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  • Transterritorial Currents and the Imperial Terripelago
  • Craig Santos Perez (bio)

Growing up on the Pacific Island of Guåhan (Guam), I learned American history and geography. To memorize the states and capitals, I studied a political map in which the continental United States was represented as a large island against a blue background. On the bottom left corner of the map, Alaska appeared as an island off California, and Hawai‘i appeared as a group of islands off the southern coast of Texas. America was not a continent; America was an “imperial archipelago.”1

In fact, while the United States remains largely thought of as a continental power, it is literally “the largest overseas territorial power in the world,” governing more than four million people outside the continent.2 A more complete political map of the discontiguous American Empire would include Guåhan, American Samoa, the Northern Mariana Islands, the Federated States of Micronesia, the Marshall Islands, Palau, Puerto Rico, and the US Virgin Islands. One might even add the former territories of Cuba and the Philippines. If we map the international network of American military bases and embassies, then the map more truly reflects America’s global archipelago.

To navigate the complex coordinates of empire, several scholars have articulated an “Archipelagic American Studies.” For example, Brian Russell Roberts writes: “No epic of continental exceptionalism affords analytical priority to the continental Americas over the archipelagic Americas. The meta-archipelagic frame—as it evokes interconnections among radically distant and disparate islands—encourages the visualization of overlapping, contingent meta-archipelagoes.”3 This archipelagic turn offers a promising analytic to navigate the transnational, transatlantic, transpacific, transindigenous, and transhemispheric turns in the now discontiguous archipelago of American studies.

Even though the idea of the archipelago offers a “vision of bridged spaces rather than closed territorial boundaries”4—emphasizing how the continent is produced in relation to islands—it remains essential to foreground the history and processes of territoriality that structure the origins and ongoing formations of American Empire. The word territory derives from the Latin [End Page 619] territorium (from terra, “land,” and -orium, “place”). Territorium may derive from terrere, meaning “to frighten”; thus, another meaning for territorium is “a place from which people are warned off.”5 With this in mind, I propose a new term, terripelago (which combines territorium and pélago, signifying sea), to foreground territoriality as it conjoins land and sea, islands and continents.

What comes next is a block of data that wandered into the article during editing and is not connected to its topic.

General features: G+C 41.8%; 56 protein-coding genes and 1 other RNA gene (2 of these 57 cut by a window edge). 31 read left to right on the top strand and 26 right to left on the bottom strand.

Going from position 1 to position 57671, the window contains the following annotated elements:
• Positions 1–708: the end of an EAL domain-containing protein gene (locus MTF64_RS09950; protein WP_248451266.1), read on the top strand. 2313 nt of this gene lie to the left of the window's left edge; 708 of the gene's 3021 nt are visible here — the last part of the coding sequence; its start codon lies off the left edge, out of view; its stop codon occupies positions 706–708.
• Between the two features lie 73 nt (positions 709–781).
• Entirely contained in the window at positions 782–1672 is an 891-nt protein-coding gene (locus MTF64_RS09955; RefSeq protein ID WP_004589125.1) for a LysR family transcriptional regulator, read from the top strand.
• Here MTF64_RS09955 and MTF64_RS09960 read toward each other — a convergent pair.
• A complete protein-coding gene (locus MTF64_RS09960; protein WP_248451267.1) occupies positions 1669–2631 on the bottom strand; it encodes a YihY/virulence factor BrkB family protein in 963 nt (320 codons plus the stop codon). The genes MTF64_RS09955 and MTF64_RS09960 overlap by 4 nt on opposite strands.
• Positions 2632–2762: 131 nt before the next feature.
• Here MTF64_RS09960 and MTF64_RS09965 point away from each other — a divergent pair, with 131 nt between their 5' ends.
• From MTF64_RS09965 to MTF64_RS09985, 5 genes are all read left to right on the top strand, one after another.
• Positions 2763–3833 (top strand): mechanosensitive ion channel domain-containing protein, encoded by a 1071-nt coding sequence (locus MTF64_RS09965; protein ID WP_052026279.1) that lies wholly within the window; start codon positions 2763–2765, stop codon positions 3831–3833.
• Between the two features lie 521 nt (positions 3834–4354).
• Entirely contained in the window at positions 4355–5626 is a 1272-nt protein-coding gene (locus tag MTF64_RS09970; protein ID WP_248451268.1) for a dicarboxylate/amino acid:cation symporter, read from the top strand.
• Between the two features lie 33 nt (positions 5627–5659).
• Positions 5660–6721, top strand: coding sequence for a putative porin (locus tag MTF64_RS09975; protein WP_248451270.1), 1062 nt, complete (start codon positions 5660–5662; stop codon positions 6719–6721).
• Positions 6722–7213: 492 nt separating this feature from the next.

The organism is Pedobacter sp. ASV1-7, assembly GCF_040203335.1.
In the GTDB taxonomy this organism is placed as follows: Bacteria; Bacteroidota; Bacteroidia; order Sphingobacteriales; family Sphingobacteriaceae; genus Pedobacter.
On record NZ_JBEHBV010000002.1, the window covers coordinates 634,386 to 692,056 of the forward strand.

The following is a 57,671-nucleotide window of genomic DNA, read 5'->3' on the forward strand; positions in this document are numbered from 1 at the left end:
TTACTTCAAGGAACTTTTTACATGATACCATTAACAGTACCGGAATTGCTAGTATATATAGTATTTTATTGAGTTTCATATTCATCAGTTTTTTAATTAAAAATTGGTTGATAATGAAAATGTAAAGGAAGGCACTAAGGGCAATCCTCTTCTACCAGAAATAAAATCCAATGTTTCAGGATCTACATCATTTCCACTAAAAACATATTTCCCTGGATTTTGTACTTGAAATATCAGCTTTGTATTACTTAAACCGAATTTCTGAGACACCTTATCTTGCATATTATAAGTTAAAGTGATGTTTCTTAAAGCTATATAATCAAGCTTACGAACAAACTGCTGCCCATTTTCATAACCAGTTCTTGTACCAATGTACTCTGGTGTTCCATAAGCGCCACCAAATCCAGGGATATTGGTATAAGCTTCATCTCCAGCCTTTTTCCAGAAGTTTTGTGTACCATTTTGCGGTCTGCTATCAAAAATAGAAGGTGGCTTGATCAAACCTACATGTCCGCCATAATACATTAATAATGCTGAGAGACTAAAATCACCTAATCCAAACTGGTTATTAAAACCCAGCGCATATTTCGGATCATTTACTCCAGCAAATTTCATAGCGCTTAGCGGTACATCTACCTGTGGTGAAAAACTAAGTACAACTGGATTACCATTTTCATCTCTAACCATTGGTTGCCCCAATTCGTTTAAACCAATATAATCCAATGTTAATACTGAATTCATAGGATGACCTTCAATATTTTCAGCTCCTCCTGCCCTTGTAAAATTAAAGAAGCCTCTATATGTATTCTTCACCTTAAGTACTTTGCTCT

In Does the Constitution Follow the Flag? The Evolution of Territoriality in American Law, Kal Raustiala describes “territoriality” as the organizing principle and central phenomenon of modern government, international law, and global empire. Territoriality refers to “the organization and exercise of power over defined blocs of space. At the core of contemporary statehood is the idea … that each sovereign state has its own discrete and exclusive territory.” The principles and processes of territoriality, however, are often rearticulated, contested, and in flux. Raustiala points to these variations when prefixing territoriality into “extraterritoriality” (when “domestic law extends beyond sovereign borders”) and “intraterritoriality” (when “different areas within a sovereign state have distinct legal regimes”).6 Indeed, mapping the American imperial terripelago draws our attention to the shifting histories of territorial regimes, including incorporated territories (states), unincorporated territories, trust territories, commonwealth territories, freely associated states, tribal territories, and federal territories.

Patrick Wolfe argues in “Settler Colonialism and the Elimination of the Native” that “territoriality is settler colonialism’s specific, irreducible element.”7 However, the analysis should be extended, for even though the logic of elimination is premised on the procurement, occupation, and maintenance of land, territoriality is more than land. Territoriality signifies a behavioral, social, cultural, historical, political, and economic phenomenon. Territoriality demarcates migration and settlement, inclusion and exclusion, power and poverty, access and trespass, incarceration and liberation, memory and forgetting, self and other, mine and yours. Humans, animals, plants, and environments all struggle over territoriality. Today, nearly every country and population in the world is entangled in territorial struggles over lands, waters, resources, representations, and rights.8

Territorialities are shifting currents, not irreducible elements.

The structure of marine currents (surface currents, crosscurrents, undercurrents, rip currents, ebb currents, flood currents) has the power to move the ocean and transform global...


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